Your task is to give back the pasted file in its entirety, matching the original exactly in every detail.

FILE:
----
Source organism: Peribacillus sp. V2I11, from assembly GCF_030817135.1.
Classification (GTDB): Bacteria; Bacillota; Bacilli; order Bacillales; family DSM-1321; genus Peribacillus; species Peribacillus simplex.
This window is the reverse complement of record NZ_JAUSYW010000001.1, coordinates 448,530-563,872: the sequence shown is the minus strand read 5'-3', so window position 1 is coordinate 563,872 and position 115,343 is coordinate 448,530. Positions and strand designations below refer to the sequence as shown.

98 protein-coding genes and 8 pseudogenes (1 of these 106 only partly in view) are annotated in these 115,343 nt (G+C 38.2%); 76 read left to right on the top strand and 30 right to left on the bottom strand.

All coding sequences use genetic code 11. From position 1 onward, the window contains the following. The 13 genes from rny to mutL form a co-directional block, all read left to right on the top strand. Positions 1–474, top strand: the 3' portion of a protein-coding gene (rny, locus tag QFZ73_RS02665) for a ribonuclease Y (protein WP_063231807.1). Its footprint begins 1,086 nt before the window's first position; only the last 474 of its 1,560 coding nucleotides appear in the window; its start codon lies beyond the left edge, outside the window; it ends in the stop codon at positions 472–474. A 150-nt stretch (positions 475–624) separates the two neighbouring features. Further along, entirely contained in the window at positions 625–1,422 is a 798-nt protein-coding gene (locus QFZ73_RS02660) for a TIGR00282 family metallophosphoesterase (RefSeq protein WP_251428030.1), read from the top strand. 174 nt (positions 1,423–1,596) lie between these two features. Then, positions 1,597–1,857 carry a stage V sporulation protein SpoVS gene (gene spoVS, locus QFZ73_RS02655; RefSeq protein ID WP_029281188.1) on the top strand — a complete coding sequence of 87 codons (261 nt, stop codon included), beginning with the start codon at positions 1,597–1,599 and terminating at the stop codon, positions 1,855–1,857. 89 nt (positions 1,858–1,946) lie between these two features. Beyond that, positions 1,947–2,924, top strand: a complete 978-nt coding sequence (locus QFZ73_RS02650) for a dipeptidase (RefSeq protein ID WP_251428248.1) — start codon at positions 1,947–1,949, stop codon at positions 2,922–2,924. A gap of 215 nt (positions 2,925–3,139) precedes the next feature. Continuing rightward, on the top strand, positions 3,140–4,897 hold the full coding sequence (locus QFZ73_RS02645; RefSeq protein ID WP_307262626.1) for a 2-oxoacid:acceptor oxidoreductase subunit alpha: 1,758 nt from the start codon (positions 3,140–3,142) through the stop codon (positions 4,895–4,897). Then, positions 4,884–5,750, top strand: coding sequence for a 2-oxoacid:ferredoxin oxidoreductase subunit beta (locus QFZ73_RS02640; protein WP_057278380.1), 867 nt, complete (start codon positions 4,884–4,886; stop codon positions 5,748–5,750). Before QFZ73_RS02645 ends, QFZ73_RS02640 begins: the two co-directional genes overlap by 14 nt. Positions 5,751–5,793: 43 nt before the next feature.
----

Source organism: Peribacillus sp. V2I11, from assembly GCF_030817135.1.
Classification (GTDB): Bacteria; Bacillota; Bacilli; order Bacillales; family DSM-1321; genus Peribacillus; species Peribacillus simplex.
This window is the reverse complement of record NZ_JAUSYW010000001.1, coordinates 448,530-563,872: the sequence shown is the minus strand read 5'-3', so window position 1 is coordinate 563,872 and position 115,343 is coordinate 448,530. Positions and strand designations below refer to the sequence as shown.

98 protein-coding genes and 8 pseudogenes (1 of these 106 only partly in view) are annotated in these 115,343 nt (G+C 38.2%); 76 read left to right on the top strand and 30 right to left on the bottom strand.

All coding sequences use genetic code 11. From position 1 onward, the window contains the following. The 13 genes from rny to mutL form a co-directional block, all read left to right on the top strand. Positions 1–474, top strand: the 3' portion of a protein-coding gene (rny, locus tag QFZ73_RS02665) for a ribonuclease Y (protein WP_063231807.1). Its footprint begins 1,086 nt before the window's first position; only the last 474 of its 1,560 coding nucleotides appear in the window; its start codon lies beyond the left edge, outside the window; it ends in the stop codon at positions 472–474. A 150-nt stretch (positions 475–624) separates the two neighbouring features. Further along, entirely contained in the window at positions 625–1,422 is a 798-nt protein-coding gene (locus QFZ73_RS02660) for a TIGR00282 family metallophosphoesterase (RefSeq protein WP_251428030.1), read from the top strand. 174 nt (positions 1,423–1,596) lie between these two features. Then, positions 1,597–1,857 carry a stage V sporulation protein SpoVS gene (gene spoVS, locus QFZ73_RS02655; RefSeq protein ID WP_029281188.1) on the top strand — a complete coding sequence of 87 codons (261 nt, stop codon included), beginning with the start codon at positions 1,597–1,599 and terminating at the stop codon, positions 1,855–1,857. 89 nt (positions 1,858–1,946) lie between these two features. Beyond that, positions 1,947–2,924, top strand: a complete 978-nt coding sequence (locus QFZ73_RS02650) for a dipeptidase (RefSeq protein ID WP_251428248.1) — start codon at positions 1,947–1,949, stop codon at positions 2,922–2,924. A gap of 215 nt (positions 2,925–3,139) precedes the next feature. Continuing rightward, on the top strand, positions 3,140–4,897 hold the full coding sequence (locus QFZ73_RS02645; RefSeq protein ID WP_307262626.1) for a 2-oxoacid:acceptor oxidoreductase subunit alpha: 1,758 nt from the start codon (positions 3,140–3,142) through the stop codon (positions 4,895–4,897). Then, positions 4,884–5,750, top strand: coding sequence for a 2-oxoacid:ferredoxin oxidoreductase subunit beta (locus QFZ73_RS02640; protein WP_057278380.1), 867 nt, complete (start codon positions 4,884–4,886; stop codon positions 5,748–5,750). Before QFZ73_RS02645 ends, QFZ73_RS02640 begins: the two co-directional genes overlap by 14 nt. Positions 5,751–5,793: 43 nt before the next feature.